The best that could happen
This weekend a year ago my mum was found passed out on her living floor by the police. It was both a shock and not, for it was clear two months earlier that she was in a bad way and still in denial about her drinking. One thing I asked myself at the time was “what’s the best thing that can happen now?” and that’s what I’m considering in this post. *
“What’s the best thing that could happen?” is a question coachees seem to really enjoy being asked. It’s a mind-opening provocation that invites us to tap into the best possible consequences and is one most people haven’t been asked very often, if at all. You might like to take a moment now to consider something that’s been on your mind, maybe a worry or something you’re unsure about. Depending on what it is, the question might be “If X were to occur what’s the best that could happen?” or “Now that X, what’s the best thing that could happen if I did Y or Z?”
I find when I ask it of myself and others our posture changes, we look more alert, we feel calmer and shows signs of being more resourceful. I see myself and others looking forward and starting to plan instead of fixating on backward recriminations – we get moving instead of staying still and stressed.
Natalie, a medic and researcher, found herself in unchartered career/business territory and in one coaching session she talked about applying for a social enterprise incubator run by Cambridge University. She needed to submit a short film about her would-be-not-for-profit-enterprise, and found the whole idea completely cringe-worthy. Knowing the extent of Natalie’s capabilities and the brilliance of her idea I said “we could film it now, in my kitchen and if we did, what’s the best that could happen?” Natalie reeled off a few thoughts and in so doing convinced herself making the film was a jolly good idea. Here’s Natalie talking about the Hertfordshire Milk Bank for neo-natal units:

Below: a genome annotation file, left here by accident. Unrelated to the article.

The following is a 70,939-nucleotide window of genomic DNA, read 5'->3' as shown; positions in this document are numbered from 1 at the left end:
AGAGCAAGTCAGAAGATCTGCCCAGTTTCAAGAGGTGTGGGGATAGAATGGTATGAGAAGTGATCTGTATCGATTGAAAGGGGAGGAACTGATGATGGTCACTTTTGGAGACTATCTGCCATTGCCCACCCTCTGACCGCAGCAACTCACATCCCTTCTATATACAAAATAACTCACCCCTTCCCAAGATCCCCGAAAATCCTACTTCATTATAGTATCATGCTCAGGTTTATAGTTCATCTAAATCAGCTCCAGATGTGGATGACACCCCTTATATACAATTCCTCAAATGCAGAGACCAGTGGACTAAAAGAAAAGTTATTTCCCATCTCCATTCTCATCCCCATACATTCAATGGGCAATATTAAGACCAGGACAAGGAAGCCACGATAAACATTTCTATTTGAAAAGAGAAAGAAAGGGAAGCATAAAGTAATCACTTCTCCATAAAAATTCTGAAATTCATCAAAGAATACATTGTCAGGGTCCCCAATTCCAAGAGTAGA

Natalie has been accepted onto the East of England Enterprise Incubator run by the Cambridge University Judge Business School and I am delighted.
So I invite you to keep asking yourself and others “what’s the best thing that can happen?” And given the day today, it may be the perfect future-focused question for us all to consider as the UK begins the process of life outside the European Union.
* I started a story at the beginning of the post and human brains really dislike being left hanging so I’ll share something of what my brother and I have experienced this past year. The best that could have happened was a full recovery and mended relationships. Sam and I have muddled through with the help of his fiancee, our uncle and some friends. My mother now lives in a care home 200 miles away with alcohol-induced dementia (a condition, not a cat. Sorry, dark humour helps!) Her mental impairment caused by the final blast of binge-drinking has not abated but she’s not drinking and she’s always so pleased to see us on Skype. We’ve gone from mistrust, resentment and little genuinely affectionate contact to happy weekly calls. We are focussed on seeing this as an improvement on what was. To anyone affected by addiction I send you love, hope and patience.